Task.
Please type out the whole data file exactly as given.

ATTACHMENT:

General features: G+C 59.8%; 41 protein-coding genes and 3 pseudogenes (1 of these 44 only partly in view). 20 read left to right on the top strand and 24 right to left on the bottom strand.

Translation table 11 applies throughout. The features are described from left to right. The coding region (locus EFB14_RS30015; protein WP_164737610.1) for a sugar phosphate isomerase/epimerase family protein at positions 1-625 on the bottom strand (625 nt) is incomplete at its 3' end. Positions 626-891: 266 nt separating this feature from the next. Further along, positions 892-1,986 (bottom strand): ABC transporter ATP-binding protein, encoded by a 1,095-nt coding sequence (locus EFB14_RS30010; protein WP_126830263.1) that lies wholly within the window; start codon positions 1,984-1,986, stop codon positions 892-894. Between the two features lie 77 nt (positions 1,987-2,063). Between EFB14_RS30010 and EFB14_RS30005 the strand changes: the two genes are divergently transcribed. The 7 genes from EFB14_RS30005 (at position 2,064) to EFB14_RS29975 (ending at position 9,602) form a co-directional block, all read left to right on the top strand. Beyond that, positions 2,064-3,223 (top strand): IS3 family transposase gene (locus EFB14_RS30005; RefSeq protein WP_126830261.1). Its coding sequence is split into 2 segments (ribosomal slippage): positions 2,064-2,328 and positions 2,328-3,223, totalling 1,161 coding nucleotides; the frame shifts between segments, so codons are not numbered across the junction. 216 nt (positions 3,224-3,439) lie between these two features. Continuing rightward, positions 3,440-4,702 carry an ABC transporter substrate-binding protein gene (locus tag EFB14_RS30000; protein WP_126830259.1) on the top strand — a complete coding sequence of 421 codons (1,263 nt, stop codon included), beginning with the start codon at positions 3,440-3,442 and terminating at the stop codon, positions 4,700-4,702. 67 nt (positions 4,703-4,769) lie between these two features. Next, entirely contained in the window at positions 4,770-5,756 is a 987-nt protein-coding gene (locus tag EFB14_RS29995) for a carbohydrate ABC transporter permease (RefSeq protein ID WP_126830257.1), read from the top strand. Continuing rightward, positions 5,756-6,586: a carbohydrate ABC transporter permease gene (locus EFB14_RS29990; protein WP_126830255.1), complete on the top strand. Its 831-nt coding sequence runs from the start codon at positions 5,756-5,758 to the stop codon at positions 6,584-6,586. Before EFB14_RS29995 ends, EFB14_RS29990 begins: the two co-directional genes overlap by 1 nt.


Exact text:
General features: G+C 59.8%; 41 protein-coding genes and 3 pseudogenes (1 of these 44 only partly in view). 20 read left to right on the top strand and 24 right to left on the bottom strand.

Translation table 11 applies throughout. The features are described from left to right. The coding region (locus EFB14_RS30015; protein WP_164737610.1) for a sugar phosphate isomerase/epimerase family protein at positions 1-625 on the bottom strand (625 nt) is incomplete at its 3' end. Positions 626-891: 266 nt separating this feature from the next. Further along, positions 892-1,986 (bottom strand): ABC transporter ATP-binding protein, encoded by a 1,095-nt coding sequence (locus EFB14_RS30010; protein WP_126830263.1) that lies wholly within the window; start codon positions 1,984-1,986, stop codon positions 892-894. Between the two features lie 77 nt (positions 1,987-2,063). Between EFB14_RS30010 and EFB14_RS30005 the strand changes: the two genes are divergently transcribed. The 7 genes from EFB14_RS30005 (at position 2,064) to EFB14_RS29975 (ending at position 9,602) form a co-directional block, all read left to right on the top strand. Beyond that, positions 2,064-3,223 (top strand): IS3 family transposase gene (locus EFB14_RS30005; RefSeq protein WP_126830261.1). Its coding sequence is split into 2 segments (ribosomal slippage): positions 2,064-2,328 and positions 2,328-3,223, totalling 1,161 coding nucleotides; the frame shifts between segments, so codons are not numbered across the junction. 216 nt (positions 3,224-3,439) lie between these two features. Continuing rightward, positions 3,440-4,702 carry an ABC transporter substrate-binding protein gene (locus tag EFB14_RS30000; protein WP_126830259.1) on the top strand — a complete coding sequence of 421 codons (1,263 nt, stop codon included), beginning with the start codon at positions 3,440-3,442 and terminating at the stop codon, positions 4,700-4,702. 67 nt (positions 4,703-4,769) lie between these two features. Next, entirely contained in the window at positions 4,770-5,756 is a 987-nt protein-coding gene (locus tag EFB14_RS29995) for a carbohydrate ABC transporter permease (RefSeq protein ID WP_126830257.1), read from the top strand. Continuing rightward, positions 5,756-6,586: a carbohydrate ABC transporter permease gene (locus EFB14_RS29990; protein WP_126830255.1), complete on the top strand. Its 831-nt coding sequence runs from the start codon at positions 5,756-5,758 to the stop codon at positions 6,584-6,586. Before EFB14_RS29995 ends, EFB14_RS29990 begins: the two co-directional genes overlap by 1 nt.